Assignment and Licensing of Trademarks
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- Post published: 14/01/2023
- Post category: Intellectual Property Rights
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Introduction to Assignment and Licensing of Trademarks
Understanding the process of assignment and licensing of trademarks in India is a paramount issue. The process of marketing and strategic management would surely open a plethora of broadening horizons in this domain, for the licensor and licensee likewise. It all depends upon the development of a brand, and the use of the brand, which collectively form a factor to boost marketing in various sectors.
The Trademarks Act of 1999 was updated to reflect modern business processes and do away with unfair brand rivalry. The Act is intended to protect the rights of a proprietor who devotes time, effort, and money to his trademark and to establishing its reputation in the market. The Act also aims to protect consumers from being duped into purchasing a product of inferior quality simply because it bears the same mark as the proprietor’s or an authorised user’s mark, or a mark that is confusingly similar to the proprietor’s mark.
A registered owner may assign or licence the use of his trademark in accordance with the Act. The goodwill of the involved business may or may not be used in the assignment and licencing. It is not necessary to register a trademark in order to assign or licence it.
Every owner of a brand or trademark has the right of selling, transfering, assignment and licensing of trademarks, etc. their respective brand or trademarkin line with legal procedures, much like in the case of tangible property like land. An owner of a brand or trademark may assign or licence his or her rights in relation to that trademark. The Trade Marks Act, 1999 in India covers both trademark licencing and trademark assignment.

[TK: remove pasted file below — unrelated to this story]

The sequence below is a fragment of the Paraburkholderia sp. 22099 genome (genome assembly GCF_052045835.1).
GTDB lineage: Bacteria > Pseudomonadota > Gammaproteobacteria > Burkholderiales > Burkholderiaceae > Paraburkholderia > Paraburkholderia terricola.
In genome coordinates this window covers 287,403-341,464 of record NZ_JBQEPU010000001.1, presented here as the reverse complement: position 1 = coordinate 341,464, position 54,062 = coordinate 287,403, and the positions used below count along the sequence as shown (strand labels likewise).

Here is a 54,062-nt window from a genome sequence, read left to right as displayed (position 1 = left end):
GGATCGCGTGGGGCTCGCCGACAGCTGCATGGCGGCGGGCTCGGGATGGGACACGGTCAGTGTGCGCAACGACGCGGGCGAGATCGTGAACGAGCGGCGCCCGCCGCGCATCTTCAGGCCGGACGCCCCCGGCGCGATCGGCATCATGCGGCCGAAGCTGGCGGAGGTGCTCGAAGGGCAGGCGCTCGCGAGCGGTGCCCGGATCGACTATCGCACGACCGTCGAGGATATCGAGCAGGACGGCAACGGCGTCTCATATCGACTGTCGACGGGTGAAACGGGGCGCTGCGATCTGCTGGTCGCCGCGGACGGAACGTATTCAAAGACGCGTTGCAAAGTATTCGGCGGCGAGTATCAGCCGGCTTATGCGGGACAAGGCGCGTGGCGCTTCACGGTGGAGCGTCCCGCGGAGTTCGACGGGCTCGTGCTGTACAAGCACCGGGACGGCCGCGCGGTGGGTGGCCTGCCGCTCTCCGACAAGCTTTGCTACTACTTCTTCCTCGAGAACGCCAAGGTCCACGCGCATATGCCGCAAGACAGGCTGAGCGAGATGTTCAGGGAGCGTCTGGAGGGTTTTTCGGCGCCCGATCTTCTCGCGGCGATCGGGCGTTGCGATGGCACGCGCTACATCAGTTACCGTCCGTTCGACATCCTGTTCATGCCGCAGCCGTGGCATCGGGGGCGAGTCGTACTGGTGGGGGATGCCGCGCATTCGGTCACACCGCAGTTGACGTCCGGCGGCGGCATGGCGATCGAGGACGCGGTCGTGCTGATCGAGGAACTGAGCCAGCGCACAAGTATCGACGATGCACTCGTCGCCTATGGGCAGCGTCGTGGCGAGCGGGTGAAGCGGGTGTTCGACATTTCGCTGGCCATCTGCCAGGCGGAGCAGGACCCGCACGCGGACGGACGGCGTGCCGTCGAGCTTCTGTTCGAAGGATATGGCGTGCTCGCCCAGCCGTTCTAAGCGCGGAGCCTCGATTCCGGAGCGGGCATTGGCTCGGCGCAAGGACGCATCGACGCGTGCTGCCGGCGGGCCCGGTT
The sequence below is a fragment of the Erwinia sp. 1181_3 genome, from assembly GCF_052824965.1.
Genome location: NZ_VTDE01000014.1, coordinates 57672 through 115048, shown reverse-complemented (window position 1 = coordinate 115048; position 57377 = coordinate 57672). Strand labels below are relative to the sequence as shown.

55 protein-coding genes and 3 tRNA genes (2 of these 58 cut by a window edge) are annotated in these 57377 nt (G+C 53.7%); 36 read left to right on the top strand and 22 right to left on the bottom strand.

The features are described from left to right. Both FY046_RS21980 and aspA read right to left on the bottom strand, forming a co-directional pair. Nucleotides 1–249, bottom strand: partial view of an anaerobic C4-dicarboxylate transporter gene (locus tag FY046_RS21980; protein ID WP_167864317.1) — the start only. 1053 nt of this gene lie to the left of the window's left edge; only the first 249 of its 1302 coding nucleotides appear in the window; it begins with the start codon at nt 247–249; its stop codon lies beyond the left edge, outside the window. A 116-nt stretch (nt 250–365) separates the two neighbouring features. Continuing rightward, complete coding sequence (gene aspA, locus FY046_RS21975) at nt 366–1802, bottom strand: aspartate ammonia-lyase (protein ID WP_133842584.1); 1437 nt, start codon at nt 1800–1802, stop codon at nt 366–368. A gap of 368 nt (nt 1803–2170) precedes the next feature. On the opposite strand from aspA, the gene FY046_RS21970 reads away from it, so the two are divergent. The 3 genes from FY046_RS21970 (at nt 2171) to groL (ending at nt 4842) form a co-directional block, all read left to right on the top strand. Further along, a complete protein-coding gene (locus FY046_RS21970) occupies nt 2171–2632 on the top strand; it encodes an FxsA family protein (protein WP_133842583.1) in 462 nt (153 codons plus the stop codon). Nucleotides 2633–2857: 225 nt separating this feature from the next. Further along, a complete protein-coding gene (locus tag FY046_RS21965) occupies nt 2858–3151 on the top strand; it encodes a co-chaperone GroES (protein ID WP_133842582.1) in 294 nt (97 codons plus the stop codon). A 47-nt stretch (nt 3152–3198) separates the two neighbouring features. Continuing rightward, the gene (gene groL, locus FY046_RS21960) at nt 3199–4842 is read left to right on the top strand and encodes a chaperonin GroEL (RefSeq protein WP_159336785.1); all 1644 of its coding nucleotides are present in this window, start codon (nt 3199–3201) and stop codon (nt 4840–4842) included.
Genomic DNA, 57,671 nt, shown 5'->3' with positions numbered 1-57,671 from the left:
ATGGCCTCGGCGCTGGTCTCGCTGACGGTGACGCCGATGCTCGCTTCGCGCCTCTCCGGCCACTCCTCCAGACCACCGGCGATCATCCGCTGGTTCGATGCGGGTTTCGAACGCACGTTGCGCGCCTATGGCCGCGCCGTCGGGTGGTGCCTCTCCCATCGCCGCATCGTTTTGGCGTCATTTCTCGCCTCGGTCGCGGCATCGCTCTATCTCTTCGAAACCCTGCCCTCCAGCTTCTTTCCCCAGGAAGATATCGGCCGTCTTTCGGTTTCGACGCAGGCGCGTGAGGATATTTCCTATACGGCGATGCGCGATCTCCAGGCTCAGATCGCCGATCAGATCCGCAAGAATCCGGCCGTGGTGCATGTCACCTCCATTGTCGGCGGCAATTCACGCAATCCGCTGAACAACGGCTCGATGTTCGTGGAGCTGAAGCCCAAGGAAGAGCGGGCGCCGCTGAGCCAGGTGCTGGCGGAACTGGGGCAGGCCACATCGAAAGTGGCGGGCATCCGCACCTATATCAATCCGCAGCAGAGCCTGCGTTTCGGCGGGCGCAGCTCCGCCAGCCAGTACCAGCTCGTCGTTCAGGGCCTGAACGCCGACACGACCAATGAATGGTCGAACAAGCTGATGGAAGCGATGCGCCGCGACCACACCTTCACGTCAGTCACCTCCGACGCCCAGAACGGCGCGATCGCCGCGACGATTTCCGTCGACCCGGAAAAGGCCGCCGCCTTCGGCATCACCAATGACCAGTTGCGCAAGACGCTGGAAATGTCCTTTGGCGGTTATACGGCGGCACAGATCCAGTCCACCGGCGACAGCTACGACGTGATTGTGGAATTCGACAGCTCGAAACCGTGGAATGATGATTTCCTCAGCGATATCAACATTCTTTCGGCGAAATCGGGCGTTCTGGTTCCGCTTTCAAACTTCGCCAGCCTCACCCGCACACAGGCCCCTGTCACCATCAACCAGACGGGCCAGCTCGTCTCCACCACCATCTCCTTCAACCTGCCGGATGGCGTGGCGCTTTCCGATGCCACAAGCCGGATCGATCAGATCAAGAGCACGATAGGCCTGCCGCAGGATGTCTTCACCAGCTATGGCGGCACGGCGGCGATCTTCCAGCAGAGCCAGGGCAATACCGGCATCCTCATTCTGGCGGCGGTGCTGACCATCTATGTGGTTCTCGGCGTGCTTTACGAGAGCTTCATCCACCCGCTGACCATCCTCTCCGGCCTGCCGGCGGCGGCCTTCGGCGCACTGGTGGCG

Assignment and Licensing of trademarks helps the proprietor to generate more revenue, enact broader and easier territorial expansion, enjoy protection from illegal use of one’s marks, develop easy advertisement across different places, increase consumer recognition and popularity among other benefits.
What is Assignment of a Trademark?
Meaning of Assignment of a Trademark : – Assignment of a trademark means to transfer the owner’s right in a trademark to another person . The transferring party is called the assignor, and the receiving party is called the assignee. A written assignment made by the parties involved is what the Trade Marks Act of 1999 defines as “ assignment ” under Section 2(b).
Basically, Transferring ownership rights to another person is known as assignment . Ownership rights to a select number of goods or services, or to all the goods or services that the proprietor has registered, may be assigned, unless there is an accompanying trade mark. If they work in various nations, it might potentially benefit more than one person.
Thus, where legal rights are transferred, an assignment should be made in writing; however, a trademark cannot be assigned or transmitted if doing so would give rise to several owners having competing rights, as doing so would mislead or confuse the general public.
Who can Assign a Trademark?
Section 37 of the Trademark Act of 1999 defines the phrase “trademark assignment.” According to the definition, a trademark assignment is giving up ownership of a trademark and a brand mark. According to Section 37 of the Trademarks Act of 1999 , the person listed as the trademark’s proprietor in the register of trademarks has the authority to assign a trademark and receive consideration for such assignment for doing so. So, the owner of a trademark has the option to transfer ownership to another party.
What are the different kinds of Trademark Assignment ?
The different kinds of trademark assignments are as follows : –